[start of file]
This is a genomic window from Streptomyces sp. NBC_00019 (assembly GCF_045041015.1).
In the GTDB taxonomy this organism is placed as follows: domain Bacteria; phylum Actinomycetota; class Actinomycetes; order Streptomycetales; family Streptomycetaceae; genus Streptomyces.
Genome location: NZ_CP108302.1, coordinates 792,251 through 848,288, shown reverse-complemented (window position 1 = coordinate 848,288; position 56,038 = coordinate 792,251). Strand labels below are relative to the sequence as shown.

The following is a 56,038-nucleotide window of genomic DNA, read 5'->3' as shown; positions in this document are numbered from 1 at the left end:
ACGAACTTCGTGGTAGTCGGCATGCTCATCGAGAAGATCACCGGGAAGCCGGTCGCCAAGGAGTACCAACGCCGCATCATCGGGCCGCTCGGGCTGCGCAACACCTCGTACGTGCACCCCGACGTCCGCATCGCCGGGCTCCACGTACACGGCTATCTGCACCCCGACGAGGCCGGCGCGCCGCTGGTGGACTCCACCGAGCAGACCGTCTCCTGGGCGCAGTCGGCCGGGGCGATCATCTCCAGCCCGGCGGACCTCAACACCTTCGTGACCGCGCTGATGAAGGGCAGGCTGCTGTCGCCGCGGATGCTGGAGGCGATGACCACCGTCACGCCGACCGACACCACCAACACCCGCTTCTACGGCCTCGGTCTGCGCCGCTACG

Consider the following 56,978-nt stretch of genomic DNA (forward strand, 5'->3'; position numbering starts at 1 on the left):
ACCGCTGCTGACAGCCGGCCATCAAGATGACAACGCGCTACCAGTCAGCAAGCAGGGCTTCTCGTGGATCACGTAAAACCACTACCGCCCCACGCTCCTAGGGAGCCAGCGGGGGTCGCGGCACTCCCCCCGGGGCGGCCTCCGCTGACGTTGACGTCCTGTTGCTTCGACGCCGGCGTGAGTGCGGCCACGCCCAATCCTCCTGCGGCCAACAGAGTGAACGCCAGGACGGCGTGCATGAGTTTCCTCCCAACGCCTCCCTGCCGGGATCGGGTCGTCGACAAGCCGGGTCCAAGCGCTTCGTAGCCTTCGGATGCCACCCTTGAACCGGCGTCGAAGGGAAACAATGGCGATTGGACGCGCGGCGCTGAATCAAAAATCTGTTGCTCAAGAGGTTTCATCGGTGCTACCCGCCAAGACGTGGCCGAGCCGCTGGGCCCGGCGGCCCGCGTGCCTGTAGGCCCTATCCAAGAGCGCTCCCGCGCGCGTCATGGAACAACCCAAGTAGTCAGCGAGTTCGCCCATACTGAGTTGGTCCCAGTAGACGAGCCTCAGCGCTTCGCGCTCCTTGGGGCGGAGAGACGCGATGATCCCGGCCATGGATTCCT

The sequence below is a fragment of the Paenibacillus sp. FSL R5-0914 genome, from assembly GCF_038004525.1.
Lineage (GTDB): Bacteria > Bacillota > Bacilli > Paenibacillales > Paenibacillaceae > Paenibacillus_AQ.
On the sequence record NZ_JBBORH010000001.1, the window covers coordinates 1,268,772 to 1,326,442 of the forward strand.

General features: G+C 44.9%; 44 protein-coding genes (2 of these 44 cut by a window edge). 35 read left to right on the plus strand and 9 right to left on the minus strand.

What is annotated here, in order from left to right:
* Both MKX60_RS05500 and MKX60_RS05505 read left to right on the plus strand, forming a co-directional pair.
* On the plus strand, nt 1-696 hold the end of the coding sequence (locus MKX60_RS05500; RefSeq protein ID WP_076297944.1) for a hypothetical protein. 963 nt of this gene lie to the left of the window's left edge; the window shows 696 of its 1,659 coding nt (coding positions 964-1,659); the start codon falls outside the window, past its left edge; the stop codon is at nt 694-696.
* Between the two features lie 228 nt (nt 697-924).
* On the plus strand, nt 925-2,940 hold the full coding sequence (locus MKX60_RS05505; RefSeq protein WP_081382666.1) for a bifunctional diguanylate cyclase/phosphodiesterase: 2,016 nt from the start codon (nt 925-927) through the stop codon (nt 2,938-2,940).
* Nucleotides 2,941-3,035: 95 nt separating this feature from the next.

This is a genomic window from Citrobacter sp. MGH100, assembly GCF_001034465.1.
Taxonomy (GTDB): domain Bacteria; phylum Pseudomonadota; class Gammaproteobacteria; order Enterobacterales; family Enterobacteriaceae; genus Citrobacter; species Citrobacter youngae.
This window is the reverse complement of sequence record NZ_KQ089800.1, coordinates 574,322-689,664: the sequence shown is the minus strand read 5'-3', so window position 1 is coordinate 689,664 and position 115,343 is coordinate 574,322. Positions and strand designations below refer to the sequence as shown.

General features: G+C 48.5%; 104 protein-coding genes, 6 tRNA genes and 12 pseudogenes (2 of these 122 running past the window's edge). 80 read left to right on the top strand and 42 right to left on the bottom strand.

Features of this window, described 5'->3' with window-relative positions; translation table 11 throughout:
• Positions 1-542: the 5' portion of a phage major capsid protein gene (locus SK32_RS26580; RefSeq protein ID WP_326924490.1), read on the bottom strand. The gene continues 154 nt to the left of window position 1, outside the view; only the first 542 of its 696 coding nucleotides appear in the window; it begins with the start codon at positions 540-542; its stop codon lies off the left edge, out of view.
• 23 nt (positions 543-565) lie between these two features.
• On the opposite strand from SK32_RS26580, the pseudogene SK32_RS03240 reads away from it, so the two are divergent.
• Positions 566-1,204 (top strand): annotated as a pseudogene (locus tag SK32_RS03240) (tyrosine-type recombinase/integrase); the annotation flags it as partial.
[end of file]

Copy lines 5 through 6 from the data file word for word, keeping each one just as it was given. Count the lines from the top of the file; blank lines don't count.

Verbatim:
ACGAACTTCGTGGTAGTCGGCATGCTCATCGAGAAGATCACCGGGAAGCCGGTCGCCAAGGAGTACCAACGCCGCATCATCGGGCCGCTCGGGCTGCGCAACACCTCGTACGTGCACCCCGACGTCCGCATCGCCGGGCTCCACGTACACGGCTATCTGCACCCCGACGAGGCCGGCGCGCCGCTGGTGGACTCCACCGAGCAGACCGTCTCCTGGGCGCAGTCGGCCGGGGCGATCATCTCCAGCCCGGCGGACCTCAACACCTTCGTGACCGCGCTGATGAAGGGCAGGCTGCTGTCGCCGCGGATGCTGGAGGCGATGACCACCGTCACGCCGACCGACACCACCAACACCCGCTTCTACGGCCTCGGTCTGCGCCGCTACG

Consider the following 56,978-nt stretch of genomic DNA (forward strand, 5'->3'; position numbering starts at 1 on the left):